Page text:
The Not So Obvious: In the aforementioned Pac-12 coaches media conference, respected Stanford head coach David Shaw gave his perspective on the conference’s post-season debacle. In explaining his own team’s close 39-37 loss to TCU, Shaw explained, “One team made a few more plays than the other team, so that’s how it goes, but that game doesn’t say anything about our conference. So that’s what I think gets blown out of proportion. You’d love to have a stronger showing, but when it’s all said and done, I think the strength of our conference is understood and what we do from here on out is really on the individual teams. If we go undefeated in bowls next year, it doesn’t mean our conference is any better; it just means that those teams won on those days.” It should be noted that only Utah won a post-season game, 30-14, over West Virginia, which isn’t exactly a triumph over Alabama or Ohio State.
The Obvious: Clay Helton has his own theory on why young quarterbacks, like his incoming freshman JT Daniels, appear so advanced.
The Not So Obvious: On the Pac-12 coaches conference call, Helton said, “They (freshmen quarterbacks) are more advanced, more mature, as far as their game goes. They’re already reading coverages and given two plays that can get us in the right play. I’ll never forget J.T. Daniels being here for a seven-on-seven camp that we were having and he was calling all the plays, so it’s amazing how far advanced not only from a physical nature but the mental aspect of the game is where I think things have changed because they’re truly thinking about it year-round.” Okay, coach, so will this theory hold up when JT competes for the starting spot come August training camp?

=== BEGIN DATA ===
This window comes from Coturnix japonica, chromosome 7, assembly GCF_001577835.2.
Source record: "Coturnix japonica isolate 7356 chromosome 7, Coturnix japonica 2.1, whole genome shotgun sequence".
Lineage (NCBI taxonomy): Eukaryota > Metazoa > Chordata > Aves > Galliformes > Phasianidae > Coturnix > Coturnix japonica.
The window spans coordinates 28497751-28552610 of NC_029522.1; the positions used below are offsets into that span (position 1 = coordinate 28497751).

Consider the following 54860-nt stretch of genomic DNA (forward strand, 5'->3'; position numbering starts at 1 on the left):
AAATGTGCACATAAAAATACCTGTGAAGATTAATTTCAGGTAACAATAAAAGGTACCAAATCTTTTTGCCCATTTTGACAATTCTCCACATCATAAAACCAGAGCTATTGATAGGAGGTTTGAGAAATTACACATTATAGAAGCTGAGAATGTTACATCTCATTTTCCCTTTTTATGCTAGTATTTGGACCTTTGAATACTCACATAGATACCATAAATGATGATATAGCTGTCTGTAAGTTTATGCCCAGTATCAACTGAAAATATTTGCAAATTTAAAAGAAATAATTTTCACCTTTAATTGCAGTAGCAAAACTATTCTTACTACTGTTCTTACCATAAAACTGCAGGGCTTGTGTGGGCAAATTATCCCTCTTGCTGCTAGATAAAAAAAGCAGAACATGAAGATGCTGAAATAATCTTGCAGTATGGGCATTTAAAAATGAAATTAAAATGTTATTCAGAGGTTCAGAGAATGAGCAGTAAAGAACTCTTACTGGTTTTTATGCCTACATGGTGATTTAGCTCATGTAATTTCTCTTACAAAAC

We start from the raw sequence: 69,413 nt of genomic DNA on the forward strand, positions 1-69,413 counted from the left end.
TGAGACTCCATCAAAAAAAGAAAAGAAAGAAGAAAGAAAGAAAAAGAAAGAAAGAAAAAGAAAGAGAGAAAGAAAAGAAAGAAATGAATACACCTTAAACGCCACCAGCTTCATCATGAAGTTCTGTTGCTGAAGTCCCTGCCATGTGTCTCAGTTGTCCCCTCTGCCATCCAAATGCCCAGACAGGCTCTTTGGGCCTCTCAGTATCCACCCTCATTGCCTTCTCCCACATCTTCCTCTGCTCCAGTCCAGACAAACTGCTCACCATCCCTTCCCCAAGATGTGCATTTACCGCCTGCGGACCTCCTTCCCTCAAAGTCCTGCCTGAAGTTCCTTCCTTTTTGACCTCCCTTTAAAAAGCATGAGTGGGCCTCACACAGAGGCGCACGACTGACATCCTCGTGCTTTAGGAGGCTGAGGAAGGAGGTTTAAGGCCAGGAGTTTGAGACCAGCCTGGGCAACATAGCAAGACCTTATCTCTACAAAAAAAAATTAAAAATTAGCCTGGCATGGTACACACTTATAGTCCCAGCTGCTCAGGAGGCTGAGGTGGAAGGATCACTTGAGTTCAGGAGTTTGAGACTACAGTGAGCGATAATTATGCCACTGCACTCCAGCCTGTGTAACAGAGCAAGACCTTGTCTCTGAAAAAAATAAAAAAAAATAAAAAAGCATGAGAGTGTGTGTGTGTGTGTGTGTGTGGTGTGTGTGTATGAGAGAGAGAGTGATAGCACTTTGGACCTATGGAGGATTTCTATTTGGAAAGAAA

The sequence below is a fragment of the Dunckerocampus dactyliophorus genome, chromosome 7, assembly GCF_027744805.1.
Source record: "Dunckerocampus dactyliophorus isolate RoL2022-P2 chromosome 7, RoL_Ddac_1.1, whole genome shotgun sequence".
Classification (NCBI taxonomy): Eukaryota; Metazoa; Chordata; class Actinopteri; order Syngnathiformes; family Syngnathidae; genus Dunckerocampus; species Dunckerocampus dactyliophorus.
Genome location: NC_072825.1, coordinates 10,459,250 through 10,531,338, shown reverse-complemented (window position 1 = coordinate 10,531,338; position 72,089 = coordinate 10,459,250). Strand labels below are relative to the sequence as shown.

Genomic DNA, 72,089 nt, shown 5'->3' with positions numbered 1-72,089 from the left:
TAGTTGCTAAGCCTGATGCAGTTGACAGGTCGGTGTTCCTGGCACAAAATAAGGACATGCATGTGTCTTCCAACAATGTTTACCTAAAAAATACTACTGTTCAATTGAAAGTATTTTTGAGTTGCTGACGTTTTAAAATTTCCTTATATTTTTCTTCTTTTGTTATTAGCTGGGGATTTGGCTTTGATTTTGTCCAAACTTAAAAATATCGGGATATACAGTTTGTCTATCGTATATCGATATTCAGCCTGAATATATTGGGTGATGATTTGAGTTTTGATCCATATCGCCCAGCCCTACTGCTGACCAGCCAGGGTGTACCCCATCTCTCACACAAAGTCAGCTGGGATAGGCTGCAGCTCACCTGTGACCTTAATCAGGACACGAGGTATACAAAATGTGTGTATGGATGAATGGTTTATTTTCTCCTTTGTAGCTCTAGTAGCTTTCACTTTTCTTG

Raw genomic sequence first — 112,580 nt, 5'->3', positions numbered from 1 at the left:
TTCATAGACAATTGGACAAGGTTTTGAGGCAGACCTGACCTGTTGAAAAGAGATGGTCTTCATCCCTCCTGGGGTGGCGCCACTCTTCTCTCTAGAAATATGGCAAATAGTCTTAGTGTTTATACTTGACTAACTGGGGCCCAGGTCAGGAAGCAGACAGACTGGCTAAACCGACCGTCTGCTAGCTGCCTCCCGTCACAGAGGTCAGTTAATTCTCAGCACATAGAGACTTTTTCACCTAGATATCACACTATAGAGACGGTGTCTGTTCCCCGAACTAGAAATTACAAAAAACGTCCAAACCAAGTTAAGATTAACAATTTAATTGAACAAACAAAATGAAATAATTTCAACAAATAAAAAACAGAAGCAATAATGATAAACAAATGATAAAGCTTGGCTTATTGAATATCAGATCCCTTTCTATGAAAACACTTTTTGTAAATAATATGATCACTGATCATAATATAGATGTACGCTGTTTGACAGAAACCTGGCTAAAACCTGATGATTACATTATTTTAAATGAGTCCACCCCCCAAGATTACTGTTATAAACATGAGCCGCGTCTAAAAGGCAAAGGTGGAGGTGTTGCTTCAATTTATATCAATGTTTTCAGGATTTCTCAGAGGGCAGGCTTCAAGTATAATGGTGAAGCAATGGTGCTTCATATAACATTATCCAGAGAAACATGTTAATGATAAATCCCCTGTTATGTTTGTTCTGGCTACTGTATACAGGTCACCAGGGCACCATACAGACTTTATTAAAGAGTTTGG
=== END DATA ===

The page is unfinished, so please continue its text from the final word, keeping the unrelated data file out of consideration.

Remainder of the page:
The Obvious: The Coliseum renovation is well underway with plans to be completed in time for the 2019 season opener with Fresno State.
The Not So Obvious: Simultaneously, the College Football 150th Anniversary in 2019 is only eight months away and planning is well underway for the “sesquicentennial celebration.” “CFB150” will plan and administer a national celebration of 150 seasons of collegiate football, showcasing the rich history and traditions of the sport and its contribution to American society and culture.
The Obvious: Speaking of season openers, a good trivia question is when was the last time the Trojans opened up a season on the road?
The Not So Obvious: The answer is 2016 when they played Alabama on a neutral field in Arlington, Texas. Of course, most USC fans would rather forget that experience.
The Obvious: A better trivia question for those that know their USC football history is when was the last time the Trojans opened a season on the road in an opponent’s stadium?
The Not So Obvious: The O/NSO knew you’d remember that one. How can you forget an opener in Hawaii? The Trojans traveled to Aloha Stadium in 2013 and defeated their island hosts 30-13.
The Obvious: And finally, John Robinson is one of USC’s all-time head football coaches who still works for and represents the university.
The Not So Obvious: JR and Hall of Fame running back Ricky Williams (Texas) – once a major USC recruit – will be inducted into the Cotton Bowl Hall of Fame during a ceremony at AT&T Stadium in Arlington, Texas, on May 8.